The FAO said on Monday that there should be improved awareness among rural communities in West Africa about the risks of contracting the Ebola virus from eating certain wildlife species.
According to reports Guinea, Liberia and Sierra Leone are struggling to contain the world’s deadliest recorded outbreak of the virus.
FAO Chief Veterinary Officer Juan Lubroth, said the virus could be transmitted by direct contact with the blood and body fluids of infected people as well as infected animals.
The West African epidemic is thought to have started when the virus crossed over from infected wildlife into the human population and subsequently began spreading among people.
“Curbing human-to-human transmission is the most important focus for governments and international health agencies,’’Lubroth said.
However, FAO is working closely with the World Health Organisation (WHO) to raise awareness of the transmission risks from wildlife among rural communities that hunt for bushmeat – or meat obtained from the forests.
They use the bush meat to supplement their diets and income. These communities risk future spill-over from species that can carry the virus, including fruit bats.
“We are not suggesting that people stop hunting altogether, which isn’t realistic,”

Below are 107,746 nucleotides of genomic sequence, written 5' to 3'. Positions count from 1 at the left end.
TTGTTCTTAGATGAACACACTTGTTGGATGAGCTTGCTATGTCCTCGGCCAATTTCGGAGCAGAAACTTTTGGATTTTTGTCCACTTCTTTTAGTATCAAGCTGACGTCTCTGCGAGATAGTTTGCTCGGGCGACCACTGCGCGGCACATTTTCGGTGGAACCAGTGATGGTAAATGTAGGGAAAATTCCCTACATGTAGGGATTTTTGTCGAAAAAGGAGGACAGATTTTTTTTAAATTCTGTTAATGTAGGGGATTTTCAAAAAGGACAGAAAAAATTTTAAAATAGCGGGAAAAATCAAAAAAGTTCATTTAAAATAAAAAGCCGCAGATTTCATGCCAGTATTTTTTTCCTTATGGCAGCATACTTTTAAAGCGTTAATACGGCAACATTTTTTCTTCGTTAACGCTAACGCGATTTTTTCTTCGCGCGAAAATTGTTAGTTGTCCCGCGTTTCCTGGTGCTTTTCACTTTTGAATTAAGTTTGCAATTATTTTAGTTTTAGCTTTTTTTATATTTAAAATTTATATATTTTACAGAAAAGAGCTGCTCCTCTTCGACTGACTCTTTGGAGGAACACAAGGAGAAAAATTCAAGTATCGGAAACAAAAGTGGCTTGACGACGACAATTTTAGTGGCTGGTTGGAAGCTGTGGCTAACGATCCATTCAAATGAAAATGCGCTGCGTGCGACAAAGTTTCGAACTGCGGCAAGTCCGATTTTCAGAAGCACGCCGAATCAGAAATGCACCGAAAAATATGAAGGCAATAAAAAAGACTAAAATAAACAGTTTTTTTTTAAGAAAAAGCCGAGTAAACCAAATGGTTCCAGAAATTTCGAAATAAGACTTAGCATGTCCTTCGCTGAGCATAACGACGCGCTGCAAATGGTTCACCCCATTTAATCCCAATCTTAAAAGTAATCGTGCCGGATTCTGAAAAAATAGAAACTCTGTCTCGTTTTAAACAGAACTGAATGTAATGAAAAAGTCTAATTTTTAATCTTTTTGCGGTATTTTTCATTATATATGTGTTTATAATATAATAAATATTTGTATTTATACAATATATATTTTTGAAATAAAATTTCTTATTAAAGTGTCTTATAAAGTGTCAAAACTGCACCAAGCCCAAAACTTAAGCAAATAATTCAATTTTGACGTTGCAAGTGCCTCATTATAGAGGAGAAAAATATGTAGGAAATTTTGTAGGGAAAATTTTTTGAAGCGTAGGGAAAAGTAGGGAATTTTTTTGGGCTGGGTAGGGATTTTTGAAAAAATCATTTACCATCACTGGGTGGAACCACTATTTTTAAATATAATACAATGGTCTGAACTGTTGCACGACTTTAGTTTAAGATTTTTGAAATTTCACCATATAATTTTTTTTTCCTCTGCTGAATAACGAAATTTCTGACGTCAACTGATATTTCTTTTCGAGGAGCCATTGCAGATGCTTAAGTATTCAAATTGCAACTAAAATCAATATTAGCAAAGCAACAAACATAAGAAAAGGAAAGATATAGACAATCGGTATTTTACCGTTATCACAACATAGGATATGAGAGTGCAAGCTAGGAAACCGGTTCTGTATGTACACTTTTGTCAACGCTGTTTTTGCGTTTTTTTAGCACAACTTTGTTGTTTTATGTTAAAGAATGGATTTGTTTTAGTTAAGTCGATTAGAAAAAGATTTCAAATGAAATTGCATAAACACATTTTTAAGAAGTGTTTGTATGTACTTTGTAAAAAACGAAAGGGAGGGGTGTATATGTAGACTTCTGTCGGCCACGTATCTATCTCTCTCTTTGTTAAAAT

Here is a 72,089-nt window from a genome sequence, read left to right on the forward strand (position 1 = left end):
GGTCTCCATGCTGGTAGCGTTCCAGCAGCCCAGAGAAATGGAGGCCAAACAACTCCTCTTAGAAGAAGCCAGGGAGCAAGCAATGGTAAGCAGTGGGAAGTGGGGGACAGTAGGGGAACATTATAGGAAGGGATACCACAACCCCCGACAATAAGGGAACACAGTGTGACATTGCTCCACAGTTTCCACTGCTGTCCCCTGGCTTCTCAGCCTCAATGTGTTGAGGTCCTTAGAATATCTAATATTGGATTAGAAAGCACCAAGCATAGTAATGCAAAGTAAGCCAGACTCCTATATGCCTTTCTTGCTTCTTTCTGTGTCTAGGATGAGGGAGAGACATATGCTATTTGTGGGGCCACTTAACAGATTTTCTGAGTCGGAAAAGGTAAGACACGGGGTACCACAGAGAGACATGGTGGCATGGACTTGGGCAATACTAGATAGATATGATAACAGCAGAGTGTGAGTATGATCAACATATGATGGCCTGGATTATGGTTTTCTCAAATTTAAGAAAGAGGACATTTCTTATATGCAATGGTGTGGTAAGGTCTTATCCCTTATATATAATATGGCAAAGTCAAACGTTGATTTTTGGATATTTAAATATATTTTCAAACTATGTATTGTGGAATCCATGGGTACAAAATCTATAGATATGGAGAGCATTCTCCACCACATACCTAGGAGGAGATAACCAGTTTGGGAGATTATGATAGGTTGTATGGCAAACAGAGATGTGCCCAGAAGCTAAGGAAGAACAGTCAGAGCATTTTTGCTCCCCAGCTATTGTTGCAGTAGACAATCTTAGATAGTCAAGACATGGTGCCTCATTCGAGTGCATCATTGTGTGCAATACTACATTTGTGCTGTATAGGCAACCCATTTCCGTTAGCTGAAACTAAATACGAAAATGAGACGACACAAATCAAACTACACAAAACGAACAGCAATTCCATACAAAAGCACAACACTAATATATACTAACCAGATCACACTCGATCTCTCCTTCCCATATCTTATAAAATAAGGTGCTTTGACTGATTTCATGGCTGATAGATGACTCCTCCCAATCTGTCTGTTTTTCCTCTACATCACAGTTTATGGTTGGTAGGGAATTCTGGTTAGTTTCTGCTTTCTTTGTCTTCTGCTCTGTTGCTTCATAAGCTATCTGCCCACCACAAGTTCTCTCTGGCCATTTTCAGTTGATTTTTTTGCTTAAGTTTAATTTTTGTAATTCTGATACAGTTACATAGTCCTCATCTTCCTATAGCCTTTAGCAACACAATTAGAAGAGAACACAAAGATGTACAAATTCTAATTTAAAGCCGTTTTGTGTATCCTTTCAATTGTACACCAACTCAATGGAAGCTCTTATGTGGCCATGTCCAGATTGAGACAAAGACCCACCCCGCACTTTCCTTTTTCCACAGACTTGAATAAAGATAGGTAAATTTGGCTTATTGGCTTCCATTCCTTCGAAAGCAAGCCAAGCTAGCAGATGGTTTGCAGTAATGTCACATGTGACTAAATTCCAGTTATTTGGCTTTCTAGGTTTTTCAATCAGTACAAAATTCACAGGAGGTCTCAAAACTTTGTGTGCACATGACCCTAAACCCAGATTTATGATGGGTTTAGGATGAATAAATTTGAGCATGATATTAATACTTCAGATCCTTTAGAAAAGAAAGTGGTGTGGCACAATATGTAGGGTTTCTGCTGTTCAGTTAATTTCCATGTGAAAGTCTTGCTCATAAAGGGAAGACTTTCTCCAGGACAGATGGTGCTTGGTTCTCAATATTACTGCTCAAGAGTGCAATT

“But communities need clear advice on the need not to touch dead animals or to sell or eat the meat of any animal that they find already dead.
“They should also avoid hunting animals that are sick or behaving strangely, as this is another red flag,”the FAO officer said.
Fruit bats usually eaten dried or in a spicy soup are thought to be the most likely reservoir species for the virus.
They can carry without developing clinical signs of the disease, and should be avoided altogether, according to FAO.
“The virus is killed when meat is cooked at a high temperature or heavily smoked, but anyone who handles, skins or butchers an infected wild animal is at risk of contracting the virus,”Lubroth said.
While several governments in the region have attempted to outlaw the sale and consumption of bush meat, bans have proved impossible to enforce and have met with suspicion from rural communities.
“There is a lot of mistrust, to the extent that people are hiding patients rather than getting medical help, and it’s very difficult to control the disease in the midst of many myths and rumours,” said Katinka de Balogh, FAO Veterinary Public Health Officer and Ebola focal point.
De Balogh said there were growing concerns about the effect the outbreak may have on food security in some parts of the region as some farmers are too afraid to work in their fields, while some markets have also closed down.
According to him, Ebola virus disease causes multiple organ failure and, in some cases, severe haemorrhaging. There is currently no vaccine for the disease.
FAO has already committed resources and is working with governments, WHO country offices and other partners in Guinea.
Others are Liberia and Sierra Leone to improve information about the virus at community-level, using existing networks such as rural radio and agricultural extension services. (PANA/NAN)